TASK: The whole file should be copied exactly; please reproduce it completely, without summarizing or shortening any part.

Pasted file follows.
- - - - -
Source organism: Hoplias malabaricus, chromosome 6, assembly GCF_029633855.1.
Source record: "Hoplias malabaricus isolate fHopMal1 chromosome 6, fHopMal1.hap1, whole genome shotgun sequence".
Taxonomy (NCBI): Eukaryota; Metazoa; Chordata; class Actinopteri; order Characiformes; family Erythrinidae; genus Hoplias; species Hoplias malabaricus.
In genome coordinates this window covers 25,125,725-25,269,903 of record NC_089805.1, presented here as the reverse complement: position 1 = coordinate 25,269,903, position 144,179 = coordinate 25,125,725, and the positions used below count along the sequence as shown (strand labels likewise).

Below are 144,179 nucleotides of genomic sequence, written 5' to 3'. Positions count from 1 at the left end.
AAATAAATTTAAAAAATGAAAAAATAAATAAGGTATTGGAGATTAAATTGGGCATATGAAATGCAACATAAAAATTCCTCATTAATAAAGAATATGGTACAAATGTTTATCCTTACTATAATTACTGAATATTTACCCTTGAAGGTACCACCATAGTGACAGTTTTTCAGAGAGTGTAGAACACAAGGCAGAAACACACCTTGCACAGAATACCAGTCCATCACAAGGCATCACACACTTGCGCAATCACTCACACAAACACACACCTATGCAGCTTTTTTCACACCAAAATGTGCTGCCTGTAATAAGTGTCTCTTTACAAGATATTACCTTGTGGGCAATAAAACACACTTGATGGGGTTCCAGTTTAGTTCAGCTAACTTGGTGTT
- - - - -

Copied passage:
Source organism: Hoplias malabaricus, chromosome 6, assembly GCF_029633855.1.
Source record: "Hoplias malabaricus isolate fHopMal1 chromosome 6, fHopMal1.hap1, whole genome shotgun sequence".
Taxonomy (NCBI): Eukaryota; Metazoa; Chordata; class Actinopteri; order Characiformes; family Erythrinidae; genus Hoplias; species Hoplias malabaricus.
In genome coordinates this window covers 25,125,725-25,269,903 of record NC_089805.1, presented here as the reverse complement: position 1 = coordinate 25,269,903, position 144,179 = coordinate 25,125,725, and the positions used below count along the sequence as shown (strand labels likewise).

Below are 144,179 nucleotides of genomic sequence, written 5' to 3'. Positions count from 1 at the left end.
AAATAAATTTAAAAAATGAAAAAATAAATAAGGTATTGGAGATTAAATTGGGCATATGAAATGCAACATAAAAATTCCTCATTAATAAAGAATATGGTACAAATGTTTATCCTTACTATAATTACTGAATATTTACCCTTGAAGGTACCACCATAGTGACAGTTTTTCAGAGAGTGTAGAACACAAGGCAGAAACACACCTTGCACAGAATACCAGTCCATCACAAGGCATCACACACTTGCGCAATCACTCACACAAACACACACCTATGCAGCTTTTTTCACACCAAAATGTGCTGCCTGTAATAAGTGTCTCTTTACAAGATATTACCTTGTGGGCAATAAAACACACTTGATGGGGTTCCAGTTTAGTTCAGCTAACTTGGTGTT